Scientific American Supplement, No. 441, June 14, 1884. eBook

This eBook from the Gutenberg Project consists of approximately 135 pages of information about Scientific American Supplement, No. 441, June 14, 1884..

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The Turkish bath has become an established institution in this country; men of all classes now use it for sanitary as well as remedial purposes.  Athletes of various descriptions find it invaluable in “training,” and all the distinguished jockeys and light weights keep themselves in condition by its use.

It was thought probable that what was good for man might also be good for the horse, and the fact has been proved.  Messrs. Pickford, the eminent carriers, in their hospital for horses at Finchley, have had a bath in operation over eleven years, and find the horses derive great benefit from its use.  The bath is put in operation three days a week, and is administered to over twenty horses in this time.  The value of the bath having been thus proved, it is rather strange that it has not been more generally adopted by the large carrying firms.  However, the Great Northern Railway Company at their new hospital for horses at Totteridge, are erecting a very complete Turkish bath.  It consists of three rooms.  First, a large wash room or grooming room, from which is entered the first hot room, or tepidarium, from 140 deg. to 150 deg.  Fahr.; from this room, the horse, after being thoroughly acclimated, can, if necessary, pass to the hottest room, or calidarium, from 160 deg. to 170 deg.  Fahr., and without any turning round can pass on into the grooming and washing room again.  This last room is slightly heated from the two other rooms, and in each are stocks in which the animal can he fastened if required.  The heating is done most economically by Constantine’s convoluted stove, and thorough ventilation is secured from the large volume of hot air constantly supplied, which passes through the baths, and as it becomes vitiated is drawn off by specially designed outlets.  The wash room is supplied with hot and cold water, which can, of course, be mixed to any required temperature.—­Building News.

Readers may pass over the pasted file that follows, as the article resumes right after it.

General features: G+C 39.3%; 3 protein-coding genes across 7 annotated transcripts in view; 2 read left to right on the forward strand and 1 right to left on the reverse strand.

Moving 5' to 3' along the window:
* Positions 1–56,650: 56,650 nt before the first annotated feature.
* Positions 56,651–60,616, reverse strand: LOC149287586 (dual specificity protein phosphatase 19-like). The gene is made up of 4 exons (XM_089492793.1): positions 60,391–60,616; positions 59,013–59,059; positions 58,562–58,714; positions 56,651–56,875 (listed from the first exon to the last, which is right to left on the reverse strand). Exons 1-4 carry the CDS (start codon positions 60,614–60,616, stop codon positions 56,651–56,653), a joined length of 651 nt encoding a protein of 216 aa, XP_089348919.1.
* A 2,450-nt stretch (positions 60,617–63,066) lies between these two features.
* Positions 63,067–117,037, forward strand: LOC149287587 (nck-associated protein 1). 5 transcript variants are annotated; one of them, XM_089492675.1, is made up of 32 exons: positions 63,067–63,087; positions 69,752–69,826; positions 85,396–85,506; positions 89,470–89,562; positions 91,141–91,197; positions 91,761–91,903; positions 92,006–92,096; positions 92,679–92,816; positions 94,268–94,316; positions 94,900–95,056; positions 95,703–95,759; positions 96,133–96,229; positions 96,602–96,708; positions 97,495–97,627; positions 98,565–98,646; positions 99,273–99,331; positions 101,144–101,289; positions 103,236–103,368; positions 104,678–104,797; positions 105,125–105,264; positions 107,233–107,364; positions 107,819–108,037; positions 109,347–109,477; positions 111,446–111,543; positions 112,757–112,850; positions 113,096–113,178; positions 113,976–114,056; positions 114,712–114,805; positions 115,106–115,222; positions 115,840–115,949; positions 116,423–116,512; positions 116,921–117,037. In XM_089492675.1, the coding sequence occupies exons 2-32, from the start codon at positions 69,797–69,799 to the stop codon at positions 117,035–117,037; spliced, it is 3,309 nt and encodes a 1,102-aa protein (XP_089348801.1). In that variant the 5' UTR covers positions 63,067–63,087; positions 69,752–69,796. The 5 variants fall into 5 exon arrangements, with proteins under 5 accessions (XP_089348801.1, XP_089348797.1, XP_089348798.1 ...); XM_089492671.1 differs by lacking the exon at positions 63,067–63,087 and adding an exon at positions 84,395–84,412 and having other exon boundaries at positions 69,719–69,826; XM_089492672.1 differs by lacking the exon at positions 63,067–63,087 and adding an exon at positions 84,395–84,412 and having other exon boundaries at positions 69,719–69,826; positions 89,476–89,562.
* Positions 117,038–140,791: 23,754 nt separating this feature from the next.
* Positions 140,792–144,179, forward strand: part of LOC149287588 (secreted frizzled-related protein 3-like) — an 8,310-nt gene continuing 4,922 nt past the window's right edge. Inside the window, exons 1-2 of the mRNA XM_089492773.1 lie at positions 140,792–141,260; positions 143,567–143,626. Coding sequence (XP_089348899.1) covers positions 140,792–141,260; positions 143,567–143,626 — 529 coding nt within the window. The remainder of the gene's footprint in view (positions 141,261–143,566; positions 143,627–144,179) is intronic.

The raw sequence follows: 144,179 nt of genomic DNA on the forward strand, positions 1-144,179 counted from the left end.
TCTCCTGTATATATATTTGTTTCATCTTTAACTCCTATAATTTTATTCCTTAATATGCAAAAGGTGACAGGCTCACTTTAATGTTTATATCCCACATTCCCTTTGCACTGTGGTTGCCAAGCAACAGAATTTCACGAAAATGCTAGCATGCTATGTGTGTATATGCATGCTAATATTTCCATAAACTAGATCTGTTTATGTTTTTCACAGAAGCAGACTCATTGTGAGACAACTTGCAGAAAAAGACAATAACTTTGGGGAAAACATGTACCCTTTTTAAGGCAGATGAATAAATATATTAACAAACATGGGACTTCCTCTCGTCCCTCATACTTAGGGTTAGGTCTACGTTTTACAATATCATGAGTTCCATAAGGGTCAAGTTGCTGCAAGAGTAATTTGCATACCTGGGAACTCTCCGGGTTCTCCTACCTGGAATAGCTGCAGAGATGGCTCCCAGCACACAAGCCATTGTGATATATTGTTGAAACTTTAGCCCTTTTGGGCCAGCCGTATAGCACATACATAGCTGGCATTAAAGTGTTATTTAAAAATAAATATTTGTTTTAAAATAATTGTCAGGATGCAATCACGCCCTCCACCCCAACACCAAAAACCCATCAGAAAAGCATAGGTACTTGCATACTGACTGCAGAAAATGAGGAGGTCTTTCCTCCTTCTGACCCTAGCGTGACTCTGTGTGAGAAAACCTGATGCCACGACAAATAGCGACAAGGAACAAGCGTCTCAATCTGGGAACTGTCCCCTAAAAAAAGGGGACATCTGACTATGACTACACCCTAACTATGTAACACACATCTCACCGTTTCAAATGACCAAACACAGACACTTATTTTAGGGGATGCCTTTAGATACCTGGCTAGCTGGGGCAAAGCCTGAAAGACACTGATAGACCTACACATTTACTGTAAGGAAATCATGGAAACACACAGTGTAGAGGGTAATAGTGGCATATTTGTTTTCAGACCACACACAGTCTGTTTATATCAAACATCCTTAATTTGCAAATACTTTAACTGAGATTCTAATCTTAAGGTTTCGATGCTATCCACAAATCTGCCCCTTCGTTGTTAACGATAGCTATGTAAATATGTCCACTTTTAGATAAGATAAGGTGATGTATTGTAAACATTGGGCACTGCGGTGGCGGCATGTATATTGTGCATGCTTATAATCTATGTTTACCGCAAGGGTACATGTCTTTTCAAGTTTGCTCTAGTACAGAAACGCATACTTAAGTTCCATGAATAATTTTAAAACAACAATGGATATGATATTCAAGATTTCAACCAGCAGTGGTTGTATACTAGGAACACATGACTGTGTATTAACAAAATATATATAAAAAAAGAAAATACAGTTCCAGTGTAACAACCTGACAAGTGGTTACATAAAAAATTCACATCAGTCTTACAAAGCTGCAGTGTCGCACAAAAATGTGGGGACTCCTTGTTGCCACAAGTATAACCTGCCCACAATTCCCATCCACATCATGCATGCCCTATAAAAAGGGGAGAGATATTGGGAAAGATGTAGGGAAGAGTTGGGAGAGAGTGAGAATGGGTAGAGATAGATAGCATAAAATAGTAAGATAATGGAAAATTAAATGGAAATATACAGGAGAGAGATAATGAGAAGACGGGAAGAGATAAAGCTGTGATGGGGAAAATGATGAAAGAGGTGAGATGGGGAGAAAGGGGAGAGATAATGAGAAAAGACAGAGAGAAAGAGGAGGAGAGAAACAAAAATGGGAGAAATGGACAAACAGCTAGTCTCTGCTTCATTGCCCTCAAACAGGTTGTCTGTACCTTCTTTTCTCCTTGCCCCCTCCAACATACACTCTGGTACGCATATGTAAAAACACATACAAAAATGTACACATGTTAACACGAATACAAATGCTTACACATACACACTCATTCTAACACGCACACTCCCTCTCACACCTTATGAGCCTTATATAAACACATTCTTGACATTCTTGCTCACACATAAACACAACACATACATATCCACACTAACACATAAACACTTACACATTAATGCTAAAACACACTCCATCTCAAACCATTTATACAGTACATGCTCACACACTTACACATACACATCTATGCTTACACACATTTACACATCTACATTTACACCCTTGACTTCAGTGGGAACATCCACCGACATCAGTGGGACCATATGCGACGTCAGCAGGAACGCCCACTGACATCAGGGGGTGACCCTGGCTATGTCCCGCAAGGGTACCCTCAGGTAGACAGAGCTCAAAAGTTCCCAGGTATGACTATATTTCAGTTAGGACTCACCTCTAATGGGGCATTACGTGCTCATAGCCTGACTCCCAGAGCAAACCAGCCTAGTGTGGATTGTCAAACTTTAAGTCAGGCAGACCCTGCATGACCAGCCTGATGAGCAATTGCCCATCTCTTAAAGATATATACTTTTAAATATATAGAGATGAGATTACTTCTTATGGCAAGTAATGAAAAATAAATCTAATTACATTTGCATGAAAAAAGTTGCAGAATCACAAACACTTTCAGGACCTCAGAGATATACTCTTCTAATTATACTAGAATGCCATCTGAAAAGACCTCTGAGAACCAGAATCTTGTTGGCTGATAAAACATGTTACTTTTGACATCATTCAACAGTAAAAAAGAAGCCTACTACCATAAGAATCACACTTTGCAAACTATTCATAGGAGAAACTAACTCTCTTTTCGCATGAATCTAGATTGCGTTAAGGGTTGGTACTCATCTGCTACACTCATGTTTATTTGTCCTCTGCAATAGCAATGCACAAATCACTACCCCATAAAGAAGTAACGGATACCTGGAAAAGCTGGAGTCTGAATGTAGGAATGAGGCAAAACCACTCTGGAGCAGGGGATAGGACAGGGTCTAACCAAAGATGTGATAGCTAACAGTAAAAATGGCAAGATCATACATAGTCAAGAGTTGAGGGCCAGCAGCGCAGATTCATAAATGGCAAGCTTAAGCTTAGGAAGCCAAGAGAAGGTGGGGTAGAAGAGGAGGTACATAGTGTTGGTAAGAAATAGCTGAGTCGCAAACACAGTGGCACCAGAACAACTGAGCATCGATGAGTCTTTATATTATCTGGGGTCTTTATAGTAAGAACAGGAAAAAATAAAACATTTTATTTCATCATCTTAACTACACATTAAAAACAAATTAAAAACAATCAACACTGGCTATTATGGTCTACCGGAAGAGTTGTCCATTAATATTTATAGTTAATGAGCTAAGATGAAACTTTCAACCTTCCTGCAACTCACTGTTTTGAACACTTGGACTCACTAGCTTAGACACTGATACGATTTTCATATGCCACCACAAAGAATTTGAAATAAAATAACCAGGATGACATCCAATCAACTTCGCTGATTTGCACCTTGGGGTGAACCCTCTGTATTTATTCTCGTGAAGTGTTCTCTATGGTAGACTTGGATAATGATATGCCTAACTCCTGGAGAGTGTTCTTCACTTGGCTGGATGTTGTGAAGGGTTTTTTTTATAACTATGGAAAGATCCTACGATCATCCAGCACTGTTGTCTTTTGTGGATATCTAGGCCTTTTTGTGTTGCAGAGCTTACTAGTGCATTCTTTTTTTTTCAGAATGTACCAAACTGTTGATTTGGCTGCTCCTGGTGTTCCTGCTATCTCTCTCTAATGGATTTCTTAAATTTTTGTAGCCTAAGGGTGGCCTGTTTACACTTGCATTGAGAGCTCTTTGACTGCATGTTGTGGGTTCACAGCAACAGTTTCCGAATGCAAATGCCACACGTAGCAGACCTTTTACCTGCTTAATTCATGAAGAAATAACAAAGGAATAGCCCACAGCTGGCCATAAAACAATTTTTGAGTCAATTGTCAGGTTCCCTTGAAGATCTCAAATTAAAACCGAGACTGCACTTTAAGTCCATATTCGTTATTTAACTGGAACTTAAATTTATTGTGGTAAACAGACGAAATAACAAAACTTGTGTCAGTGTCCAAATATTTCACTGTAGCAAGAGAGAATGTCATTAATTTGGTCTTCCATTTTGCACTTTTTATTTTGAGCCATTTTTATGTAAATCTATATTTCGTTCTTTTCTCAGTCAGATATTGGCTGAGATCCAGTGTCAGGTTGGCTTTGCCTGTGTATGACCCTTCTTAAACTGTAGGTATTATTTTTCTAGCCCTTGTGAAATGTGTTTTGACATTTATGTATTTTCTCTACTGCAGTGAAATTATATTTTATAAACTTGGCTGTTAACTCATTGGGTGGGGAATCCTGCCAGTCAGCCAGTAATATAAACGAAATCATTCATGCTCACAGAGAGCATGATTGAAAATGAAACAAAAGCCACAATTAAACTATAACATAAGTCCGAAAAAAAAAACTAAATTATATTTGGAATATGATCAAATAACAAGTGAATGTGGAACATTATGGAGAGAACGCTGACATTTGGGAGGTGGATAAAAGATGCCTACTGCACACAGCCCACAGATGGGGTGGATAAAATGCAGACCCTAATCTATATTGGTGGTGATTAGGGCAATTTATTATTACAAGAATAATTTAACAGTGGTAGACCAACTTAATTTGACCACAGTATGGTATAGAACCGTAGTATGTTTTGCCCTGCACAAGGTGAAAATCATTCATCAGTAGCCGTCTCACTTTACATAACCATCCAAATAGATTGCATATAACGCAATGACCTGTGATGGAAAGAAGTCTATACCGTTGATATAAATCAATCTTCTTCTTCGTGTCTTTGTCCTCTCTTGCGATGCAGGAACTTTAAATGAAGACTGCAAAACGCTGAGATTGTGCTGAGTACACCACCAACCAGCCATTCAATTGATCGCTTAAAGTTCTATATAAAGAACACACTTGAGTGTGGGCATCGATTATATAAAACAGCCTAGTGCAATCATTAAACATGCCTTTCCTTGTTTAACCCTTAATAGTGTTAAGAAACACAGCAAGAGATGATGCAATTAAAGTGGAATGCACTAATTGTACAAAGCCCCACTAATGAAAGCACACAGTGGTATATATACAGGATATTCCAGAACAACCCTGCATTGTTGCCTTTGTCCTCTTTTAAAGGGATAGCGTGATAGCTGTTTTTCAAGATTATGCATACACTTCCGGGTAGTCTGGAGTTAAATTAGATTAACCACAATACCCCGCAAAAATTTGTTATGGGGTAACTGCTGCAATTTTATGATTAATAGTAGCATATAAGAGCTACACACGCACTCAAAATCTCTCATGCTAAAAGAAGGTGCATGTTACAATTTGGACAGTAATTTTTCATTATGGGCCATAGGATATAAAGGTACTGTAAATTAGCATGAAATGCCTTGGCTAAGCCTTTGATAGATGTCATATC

||                   ||FOUL AIR  FOUL AIR       FOUL AIR||
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||                  /     /                             ||
||                 /     /       1ST HOT ROOM           ||
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||               /     /        ==============          ||
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/         =======+   ||                                 ||
/                ||   ||                          CURTAIN||
WASHING ROOM||   |+===========================     =||
\                ||   ||                                 ||

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Scientific American Supplement, No. 441, June 14, 1884. from Project Gutenberg. Public domain.
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